I was chatting with Vancouver poet George Stanley about what he considered innovative in contemporary poetry. Without hesitation he said the book An Army of Lovers by Juliana Spahr and David Buuck was an example. Once home I ordered the book and saw that it was not poetry at all, but fiction published by City Lights. Yet inside the book are descriptions of the kinds of poetry the protagonists do not like and the kind they prefer, albeit with limitations they tend to complain about.
Juliana Spahr lives in Berkeley and is author of four books of poetry, including Well Then There Now, This Connection of Everyone With Lungs, Fuck You-Aloha-I Love You and Response. She co-edits the book series Chain Links and teaches at Mills College.
David Buuck lives in Oakland, CA. He is the founder of BARGE, the Bay Area Research Group in Enviro-aesthetics, and co-founder and editor of Tripwire, a journal of poetics. Books include The Shunt and SITE CITE CITY.
PN – This book seems, in part David, to grow out of your BARGE activities (in part). Talk about that project and can you both discuss the inspiration for An Army of Lovers? (Intro audio here.)
Segment one covered David Buuck’s response to this opening question, as well as the notion of the writing assignments they gave each other in the process of writing the book, including an example of the Somatic Writing Exercises Philadelphia poet C.A. Conrad engages in and the notion of trying experiments and other prompts to generate text. They also discussed their differing takes on the genesis of the book and Spahr’s penchant for collaborations. (Part 1 5:48)
In segment two Spahr read from a segment in the book where the narrator discusses the kind of poetry the protagonists are NOT interested in, about the kind of poetry they liked that “stretches language to reveal its potential for ambiguity, fragmentation… self-assertion within chaos… open forms… cross-cultural content…” Buuck also described some of the influences that shaped the work, including the San Francisco-based “New Narrative” and other approaches. Spahr suggested the book could be seen as a “failed European or South American novel” and Buuck said that the politics are highlighted in their book much more than typical U.S. fiction. A discussion of the market’s influence on the literature in the U.S. was part of this segment as well. (Part 2 6:24)
In the third segment they were asked about the connections between place and time and writing and their intention of going beyond the artistic in their writing efforts. Buuck cited Charles Olson and Lorine Niedecker as sources for his own concept of place in writing. Spahr talked about her time spent living in Hawaii made her more interested in place, how she tried to avoid the “747” style of writing about Hawaii right after getting off the plane and the notion of anti-colonial literature. (Part 3 5:44)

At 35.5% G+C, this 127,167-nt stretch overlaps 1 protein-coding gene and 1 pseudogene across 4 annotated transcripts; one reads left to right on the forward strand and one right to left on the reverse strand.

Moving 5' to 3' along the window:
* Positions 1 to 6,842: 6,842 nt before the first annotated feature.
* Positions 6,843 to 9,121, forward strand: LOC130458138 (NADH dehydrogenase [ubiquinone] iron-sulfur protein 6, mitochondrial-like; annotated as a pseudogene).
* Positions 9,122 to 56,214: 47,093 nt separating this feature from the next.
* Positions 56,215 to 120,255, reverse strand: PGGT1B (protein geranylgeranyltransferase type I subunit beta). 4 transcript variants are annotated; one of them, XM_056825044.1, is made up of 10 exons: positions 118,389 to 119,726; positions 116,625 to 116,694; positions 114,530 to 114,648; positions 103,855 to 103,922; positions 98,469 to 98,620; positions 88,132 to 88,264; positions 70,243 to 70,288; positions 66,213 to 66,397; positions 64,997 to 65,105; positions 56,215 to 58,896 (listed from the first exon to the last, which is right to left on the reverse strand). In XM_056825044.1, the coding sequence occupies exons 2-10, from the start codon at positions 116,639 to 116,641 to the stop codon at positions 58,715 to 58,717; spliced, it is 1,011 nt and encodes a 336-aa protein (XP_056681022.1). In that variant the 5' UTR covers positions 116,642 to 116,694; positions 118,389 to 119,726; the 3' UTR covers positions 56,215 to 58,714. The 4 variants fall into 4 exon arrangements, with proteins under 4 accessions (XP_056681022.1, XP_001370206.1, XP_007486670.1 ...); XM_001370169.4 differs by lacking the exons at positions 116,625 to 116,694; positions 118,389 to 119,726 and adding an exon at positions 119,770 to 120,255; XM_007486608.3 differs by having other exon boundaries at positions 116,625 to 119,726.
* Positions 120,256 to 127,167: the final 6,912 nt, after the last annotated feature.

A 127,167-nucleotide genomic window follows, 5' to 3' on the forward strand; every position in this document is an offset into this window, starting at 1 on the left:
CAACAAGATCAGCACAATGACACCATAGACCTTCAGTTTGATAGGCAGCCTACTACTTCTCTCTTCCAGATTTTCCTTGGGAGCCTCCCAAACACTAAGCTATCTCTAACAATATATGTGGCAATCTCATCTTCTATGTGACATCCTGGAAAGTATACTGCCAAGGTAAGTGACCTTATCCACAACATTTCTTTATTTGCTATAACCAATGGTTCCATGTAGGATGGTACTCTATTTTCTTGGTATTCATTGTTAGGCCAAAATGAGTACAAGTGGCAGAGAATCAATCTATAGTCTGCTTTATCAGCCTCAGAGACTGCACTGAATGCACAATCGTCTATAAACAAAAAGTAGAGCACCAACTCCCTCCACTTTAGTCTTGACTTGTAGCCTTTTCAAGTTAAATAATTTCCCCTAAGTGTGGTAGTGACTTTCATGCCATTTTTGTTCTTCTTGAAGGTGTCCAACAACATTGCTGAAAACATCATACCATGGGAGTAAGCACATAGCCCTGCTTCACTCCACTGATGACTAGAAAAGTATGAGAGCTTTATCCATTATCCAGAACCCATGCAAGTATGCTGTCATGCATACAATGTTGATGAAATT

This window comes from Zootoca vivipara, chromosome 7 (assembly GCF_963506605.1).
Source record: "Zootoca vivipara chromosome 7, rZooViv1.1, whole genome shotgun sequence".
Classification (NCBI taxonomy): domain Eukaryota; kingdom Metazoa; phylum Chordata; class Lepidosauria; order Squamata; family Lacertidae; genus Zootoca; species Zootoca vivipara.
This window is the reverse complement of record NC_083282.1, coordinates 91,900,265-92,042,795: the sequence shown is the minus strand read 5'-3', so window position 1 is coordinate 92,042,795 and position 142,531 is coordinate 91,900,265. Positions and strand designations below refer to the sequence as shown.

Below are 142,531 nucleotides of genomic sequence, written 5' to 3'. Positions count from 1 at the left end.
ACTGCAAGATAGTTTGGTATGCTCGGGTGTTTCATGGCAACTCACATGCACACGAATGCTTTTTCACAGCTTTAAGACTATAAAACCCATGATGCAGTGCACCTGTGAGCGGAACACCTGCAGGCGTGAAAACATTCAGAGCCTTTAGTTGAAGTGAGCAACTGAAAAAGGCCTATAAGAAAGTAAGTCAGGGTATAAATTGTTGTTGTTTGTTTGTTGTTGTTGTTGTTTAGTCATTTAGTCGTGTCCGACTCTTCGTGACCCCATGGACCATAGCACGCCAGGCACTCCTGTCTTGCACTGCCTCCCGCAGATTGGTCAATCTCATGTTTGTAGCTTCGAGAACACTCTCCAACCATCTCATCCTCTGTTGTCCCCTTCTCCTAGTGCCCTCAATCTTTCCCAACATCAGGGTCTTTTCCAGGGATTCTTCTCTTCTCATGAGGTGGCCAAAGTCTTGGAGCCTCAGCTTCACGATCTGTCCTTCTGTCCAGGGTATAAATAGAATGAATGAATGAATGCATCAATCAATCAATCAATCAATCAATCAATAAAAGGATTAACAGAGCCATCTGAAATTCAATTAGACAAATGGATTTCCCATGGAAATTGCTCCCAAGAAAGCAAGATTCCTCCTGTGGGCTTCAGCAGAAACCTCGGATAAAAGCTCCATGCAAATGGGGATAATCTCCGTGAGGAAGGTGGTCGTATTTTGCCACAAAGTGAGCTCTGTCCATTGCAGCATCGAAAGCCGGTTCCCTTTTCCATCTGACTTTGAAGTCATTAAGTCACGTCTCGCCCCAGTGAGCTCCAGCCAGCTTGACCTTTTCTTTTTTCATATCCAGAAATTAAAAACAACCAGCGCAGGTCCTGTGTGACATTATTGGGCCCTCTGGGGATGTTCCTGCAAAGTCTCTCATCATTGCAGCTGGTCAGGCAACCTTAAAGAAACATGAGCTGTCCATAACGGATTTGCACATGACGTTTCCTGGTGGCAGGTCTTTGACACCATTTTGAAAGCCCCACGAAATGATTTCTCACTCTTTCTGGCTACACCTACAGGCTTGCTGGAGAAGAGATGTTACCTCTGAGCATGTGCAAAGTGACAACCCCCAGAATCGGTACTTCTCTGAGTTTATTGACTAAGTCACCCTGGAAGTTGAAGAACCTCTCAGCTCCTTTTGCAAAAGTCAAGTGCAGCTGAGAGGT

In segment four they responded to the question: “Can poetry do anything?” Spahr referenced LANGUAGE poets who believed they could foster change by “tearing apart syntax” and how past claims that writing can make change in society are not “relevant in this time.” She liked poetry to the “riot dog” which exists besides things but does not really incite. She also added that cultural products are an important part of de-colonization and Buuck added his thoughts of their aims with this book and things they wanted to avoid. (Part 4 8:20)
In segment five they discussed the proliferation of Creative Writing MFA programs and a question about the failure of such programs, given the amount of poets being produced and the lack of a corresponding effect on the culture by such poets. She discussed the limited pedagogy of the MFA workshop approach remains an issue. They talked about the change in how writers have found each other since the advent of MFA programs and the assimilation of “experimental” writers as teachers in such programs. (Part 5 6:52)
In the 6th segment they discussed the references in the book to some of the natural medicine approaches, how the maladies in the book are references to the changes in our eco-systems, the impending ecological crisis and the inference that such maladies are brought on by capitalism. Buuck discussed the notion of trying to communicate how the body carries around trauma and as a place where these things are experienced. (Part 6 4.28)
In segment seven they were asked about whether capitalism will die on its own, or whether it will need a push. Buuck talked about the Arab Spring events and the notion of insurrection rather than revolution as well as the impediments to such activities given the NSA spying programs. (Part 7 8:42)
In the 8th and final segment they responded to a question about the economic inequality in the U.S. at this time as well as the hopeful tone of the book’s closing chapter created in part by using hypnotherapy scripts. (Part 8 7:21)